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Business trends

China's 'daigou' shock hits luxury goods sales in Japan

Beijing's crackdown on private importers has bulk buyers cutting back

Chinese tourists visiting Japan for the Lunar New Year holiday buy rice cookers at a duty-free shop in Akihabara. (Photo by Ken Kobayashi)

TOKYO -- China's crackdown on private imports of luxury goods is hitting retailers and high-end brands in Japan, which are already grappling with a weakening Chinese economy.

Duty-free sales at Japanese department stores in January fell 7.7% from a year earlier, the first drop in more than two years, according to recent data released by the Japan Department Stores Association. Average spending per shopper fell 8.4% to 63,000 yen ($567). An official at one store in Ginza, Tokyo's popular shopping district, said sales of luxury bags and clothing were particularly weak.

Japan's top department stores -- J. Front Retailing, Mitsukoshi Isetan and Takashimaya -- all noted declines of inbound tourist sales for January. Growth in duty-free sales has been on a downward trend for months, according to the association's data.

Takashimaya President Shigeru Kimoto said that the impact of the U.S.-China trade war and the Chinese economic slowdown were "uncertain," and instead blamed the recent drop in sales on China's new e-commerce law, which went into effect on Jan. 1, and tighter airport customs control.

The new law requires daigou, or purchasing agents who buy products abroad and sell them to mainland customers, to formally register with Chinese authorities and pay taxes. Images of customs guards at Chinese airports checking for imports of duty-free goods above the limit of 5,000 yuan ($744) have also been spreading on social media since around September last year, analysts said.

Chinese shoppers now account for 33% of the world's 260 billion euro ($294 billion) personal luxury goods market, according to Bain & Co. While the figure is driven by more Chinese tourists shopping abroad, mainland consumers also buy items through daigou. The industry has thrived as the increase in the number of Chinese tourists boosted the reputation of Japanese brands within China.

The widespread adoption of internet services -- daigou sell through online marketplaces like Alibaba Group Holding's Taobao, and increasingly on social media platforms such as Weibo and chat apps like WeChat -- has also enabled "amateurs" like housewives and college students to participate. Hundreds of thousands of daigou are estimated to live in Japan.

But now the landscape is changing. One Chinese daigou residing in Japan has been making a living selling tobacco and cosmetics to customers in mainland China. But she was surprised when she went back to China in January.

"There were long queues at customs in the airport," she said. "Officials were checking very strictly."

Another Chinese daigou in her 20s said, "I have decreased the amount of my purchases out of fear of being exposed after the law went into effect."

Nagoya-based MTG, whose facial massage devices can cost more than 25,000 yen each, saw sales for the October-December period fall 12% from a year earlier to 14 billion yen. The drop was mainly due to falling purchases among daigou, who had previously flocked not only to Japan but also to South Korea's duty-free stores. The steep decline in daigou sales was partly offset by sales within China, which more than doubled, and the company said it plans to increase sales channels inside the country.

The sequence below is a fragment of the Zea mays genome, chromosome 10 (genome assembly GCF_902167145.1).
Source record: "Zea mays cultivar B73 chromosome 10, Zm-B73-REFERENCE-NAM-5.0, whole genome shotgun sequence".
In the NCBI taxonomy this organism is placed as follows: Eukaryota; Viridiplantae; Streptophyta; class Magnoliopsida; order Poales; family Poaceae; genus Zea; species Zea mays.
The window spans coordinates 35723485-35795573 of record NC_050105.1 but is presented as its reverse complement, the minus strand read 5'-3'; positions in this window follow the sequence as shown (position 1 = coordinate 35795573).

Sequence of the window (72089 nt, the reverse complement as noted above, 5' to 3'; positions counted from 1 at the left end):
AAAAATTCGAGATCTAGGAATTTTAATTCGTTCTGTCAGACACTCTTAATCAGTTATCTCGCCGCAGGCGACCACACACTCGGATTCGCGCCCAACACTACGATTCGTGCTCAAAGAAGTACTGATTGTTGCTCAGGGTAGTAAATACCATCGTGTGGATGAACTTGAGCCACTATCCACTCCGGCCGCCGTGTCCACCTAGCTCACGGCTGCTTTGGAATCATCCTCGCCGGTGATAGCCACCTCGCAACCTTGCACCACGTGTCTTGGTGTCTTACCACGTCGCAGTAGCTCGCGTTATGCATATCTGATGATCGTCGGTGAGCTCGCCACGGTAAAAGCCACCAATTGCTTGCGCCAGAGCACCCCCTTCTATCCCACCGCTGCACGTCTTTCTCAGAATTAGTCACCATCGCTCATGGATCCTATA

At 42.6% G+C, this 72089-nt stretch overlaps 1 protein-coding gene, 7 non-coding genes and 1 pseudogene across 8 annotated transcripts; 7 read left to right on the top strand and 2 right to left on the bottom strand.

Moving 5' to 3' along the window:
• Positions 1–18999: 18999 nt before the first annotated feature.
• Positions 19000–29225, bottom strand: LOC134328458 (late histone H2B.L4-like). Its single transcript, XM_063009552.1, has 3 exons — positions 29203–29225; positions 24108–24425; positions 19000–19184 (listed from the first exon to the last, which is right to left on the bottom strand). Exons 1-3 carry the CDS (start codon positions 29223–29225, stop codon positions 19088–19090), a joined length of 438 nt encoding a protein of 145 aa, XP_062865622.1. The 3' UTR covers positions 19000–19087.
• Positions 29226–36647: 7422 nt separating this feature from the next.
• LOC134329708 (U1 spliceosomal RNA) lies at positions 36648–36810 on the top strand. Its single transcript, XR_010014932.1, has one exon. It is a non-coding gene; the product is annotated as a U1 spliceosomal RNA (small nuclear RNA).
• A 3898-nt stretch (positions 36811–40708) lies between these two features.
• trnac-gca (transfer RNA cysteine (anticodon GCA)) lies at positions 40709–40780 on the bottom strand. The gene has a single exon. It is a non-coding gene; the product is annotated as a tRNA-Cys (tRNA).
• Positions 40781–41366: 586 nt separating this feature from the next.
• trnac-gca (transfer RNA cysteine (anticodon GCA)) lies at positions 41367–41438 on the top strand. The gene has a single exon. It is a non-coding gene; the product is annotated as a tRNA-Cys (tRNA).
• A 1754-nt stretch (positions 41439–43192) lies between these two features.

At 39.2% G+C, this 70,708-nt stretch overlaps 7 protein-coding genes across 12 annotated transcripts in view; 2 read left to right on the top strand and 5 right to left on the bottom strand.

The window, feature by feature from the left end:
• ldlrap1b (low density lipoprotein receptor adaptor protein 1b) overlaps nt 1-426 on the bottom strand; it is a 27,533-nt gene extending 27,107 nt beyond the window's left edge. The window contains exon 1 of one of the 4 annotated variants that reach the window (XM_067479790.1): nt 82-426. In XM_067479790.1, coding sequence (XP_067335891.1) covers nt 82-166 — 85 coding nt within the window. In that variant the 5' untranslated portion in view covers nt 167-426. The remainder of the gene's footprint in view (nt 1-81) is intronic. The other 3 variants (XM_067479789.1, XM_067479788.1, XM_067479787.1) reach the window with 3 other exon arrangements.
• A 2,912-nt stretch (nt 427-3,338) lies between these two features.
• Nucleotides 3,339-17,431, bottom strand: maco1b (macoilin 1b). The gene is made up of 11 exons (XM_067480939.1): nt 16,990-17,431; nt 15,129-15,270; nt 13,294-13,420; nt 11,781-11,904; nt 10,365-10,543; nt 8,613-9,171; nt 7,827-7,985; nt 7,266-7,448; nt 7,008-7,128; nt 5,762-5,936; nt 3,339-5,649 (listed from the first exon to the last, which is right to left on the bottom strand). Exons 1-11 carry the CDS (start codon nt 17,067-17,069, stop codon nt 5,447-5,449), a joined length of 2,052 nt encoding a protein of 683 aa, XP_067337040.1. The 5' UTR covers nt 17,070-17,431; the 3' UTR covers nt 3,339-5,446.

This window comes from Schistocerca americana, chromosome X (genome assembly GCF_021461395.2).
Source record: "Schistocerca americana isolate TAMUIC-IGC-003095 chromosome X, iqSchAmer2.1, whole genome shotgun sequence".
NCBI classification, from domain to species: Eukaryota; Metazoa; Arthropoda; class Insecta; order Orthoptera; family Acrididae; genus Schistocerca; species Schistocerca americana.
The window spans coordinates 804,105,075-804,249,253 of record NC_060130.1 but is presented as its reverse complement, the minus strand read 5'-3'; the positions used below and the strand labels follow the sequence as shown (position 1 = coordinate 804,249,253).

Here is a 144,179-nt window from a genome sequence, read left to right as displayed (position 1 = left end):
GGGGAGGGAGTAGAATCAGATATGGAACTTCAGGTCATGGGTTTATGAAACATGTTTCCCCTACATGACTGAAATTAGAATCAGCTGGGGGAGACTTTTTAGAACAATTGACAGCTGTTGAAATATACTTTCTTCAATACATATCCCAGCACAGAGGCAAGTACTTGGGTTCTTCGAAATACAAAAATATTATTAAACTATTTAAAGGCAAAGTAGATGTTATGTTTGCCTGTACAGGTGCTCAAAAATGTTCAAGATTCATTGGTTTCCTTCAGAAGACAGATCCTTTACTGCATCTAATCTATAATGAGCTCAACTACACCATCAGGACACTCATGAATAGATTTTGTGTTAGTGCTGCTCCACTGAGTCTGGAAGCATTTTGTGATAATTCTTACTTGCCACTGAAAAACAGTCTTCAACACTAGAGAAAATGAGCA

A spokesperson at Japan Airport Terminal, which operates Tokyo's Haneda Airport, said some boutique shops are seeing weaker sales of items with large boxes or wrapping, suggesting that Chinese shoppers may have cut back on purchases because of tighter customs checks. Some customers have asked for accessories like jewelry to be removed from their boxes and put into smaller pouches or bags.

Chinese tourists gather at Laox, a discount retailer of consumer electronics in Akihabara, Tokyo. (Photo by Akihide Anzai)

Some analysts have suggested that the Chinese government's real intention is to curb spending abroad and stimulate domestic consumption after economic growth last year slowed to the lowest level in 28 years.

The law reflects Beijing's policy of "encouraging transactions within China, involving Chinese companies," said Tomohiko Mototani, chief consultant in the Asian business development division of Daiwa Institute of Research.

Xu Xiangdong, CEO of China Market Research and Consulting, said the impact of the e-commerce law has been "mostly psychological" as it is still unclear how it will be enforced. "The strictness of customs checks has also changed, so we will have to wait and see whether it will become the new normal," he added.

Still, Beijing's crackdown may lead to a greater slowdown of Japanese luxury goods sales if it affects the shopping habits of regular Chinese tourists.

During a recent weekday morning in Tokyo's Akihabara shopping district, buses packed with Chinese tourists arrived in front of the flagship store of discount and duty-free retailer Laox every 15 minutes.

"Customs in China has become strict, especially for luxury items like watches," said one tourist, who bought cosmetics for her family. "We reduced the amount of shopping, and we hid the goods in our suitcases."

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